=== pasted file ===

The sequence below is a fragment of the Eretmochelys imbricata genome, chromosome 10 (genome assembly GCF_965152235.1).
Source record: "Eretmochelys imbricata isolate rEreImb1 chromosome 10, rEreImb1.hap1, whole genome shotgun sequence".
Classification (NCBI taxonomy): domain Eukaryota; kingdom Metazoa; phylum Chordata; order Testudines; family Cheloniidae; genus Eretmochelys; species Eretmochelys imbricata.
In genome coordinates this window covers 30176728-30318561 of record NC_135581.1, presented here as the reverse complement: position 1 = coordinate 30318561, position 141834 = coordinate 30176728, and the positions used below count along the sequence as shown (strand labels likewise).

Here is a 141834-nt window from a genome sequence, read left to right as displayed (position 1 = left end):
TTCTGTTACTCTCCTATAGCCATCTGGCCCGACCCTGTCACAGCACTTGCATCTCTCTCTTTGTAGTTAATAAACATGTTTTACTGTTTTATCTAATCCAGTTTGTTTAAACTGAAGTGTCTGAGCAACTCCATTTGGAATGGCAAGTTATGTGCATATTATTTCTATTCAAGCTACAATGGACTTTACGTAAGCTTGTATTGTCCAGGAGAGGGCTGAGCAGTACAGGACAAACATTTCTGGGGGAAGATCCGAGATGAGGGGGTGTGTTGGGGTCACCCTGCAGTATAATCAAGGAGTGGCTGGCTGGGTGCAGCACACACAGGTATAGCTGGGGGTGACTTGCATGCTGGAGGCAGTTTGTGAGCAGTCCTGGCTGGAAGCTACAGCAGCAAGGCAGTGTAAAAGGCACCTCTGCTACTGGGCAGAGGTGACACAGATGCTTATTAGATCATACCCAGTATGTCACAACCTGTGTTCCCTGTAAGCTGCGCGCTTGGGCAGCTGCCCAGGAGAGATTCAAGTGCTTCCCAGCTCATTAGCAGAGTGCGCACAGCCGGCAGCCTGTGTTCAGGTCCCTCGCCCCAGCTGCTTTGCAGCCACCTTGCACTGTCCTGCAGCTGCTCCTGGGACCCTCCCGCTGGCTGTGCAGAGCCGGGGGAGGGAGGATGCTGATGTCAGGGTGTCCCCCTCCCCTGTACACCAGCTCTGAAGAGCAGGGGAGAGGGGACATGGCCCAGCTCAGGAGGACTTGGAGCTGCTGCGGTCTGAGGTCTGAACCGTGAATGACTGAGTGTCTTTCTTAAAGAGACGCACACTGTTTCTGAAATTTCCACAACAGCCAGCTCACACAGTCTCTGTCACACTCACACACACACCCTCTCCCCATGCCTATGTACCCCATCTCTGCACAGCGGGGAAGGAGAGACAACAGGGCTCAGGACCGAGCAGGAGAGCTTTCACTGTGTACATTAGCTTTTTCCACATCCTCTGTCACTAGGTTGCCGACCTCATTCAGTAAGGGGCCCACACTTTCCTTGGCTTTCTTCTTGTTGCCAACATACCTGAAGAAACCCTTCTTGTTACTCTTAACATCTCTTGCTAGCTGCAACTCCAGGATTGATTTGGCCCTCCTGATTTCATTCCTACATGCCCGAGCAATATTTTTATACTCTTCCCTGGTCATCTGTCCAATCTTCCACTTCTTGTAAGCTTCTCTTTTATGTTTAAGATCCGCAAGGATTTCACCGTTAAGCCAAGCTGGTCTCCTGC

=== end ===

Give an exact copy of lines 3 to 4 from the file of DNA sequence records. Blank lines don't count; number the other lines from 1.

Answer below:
Classification (NCBI taxonomy): domain Eukaryota; kingdom Metazoa; phylum Chordata; order Testudines; family Cheloniidae; genus Eretmochelys; species Eretmochelys imbricata.
In genome coordinates this window covers 30176728-30318561 of record NC_135581.1, presented here as the reverse complement: position 1 = coordinate 30318561, position 141834 = coordinate 30176728, and the positions used below count along the sequence as shown (strand labels likewise).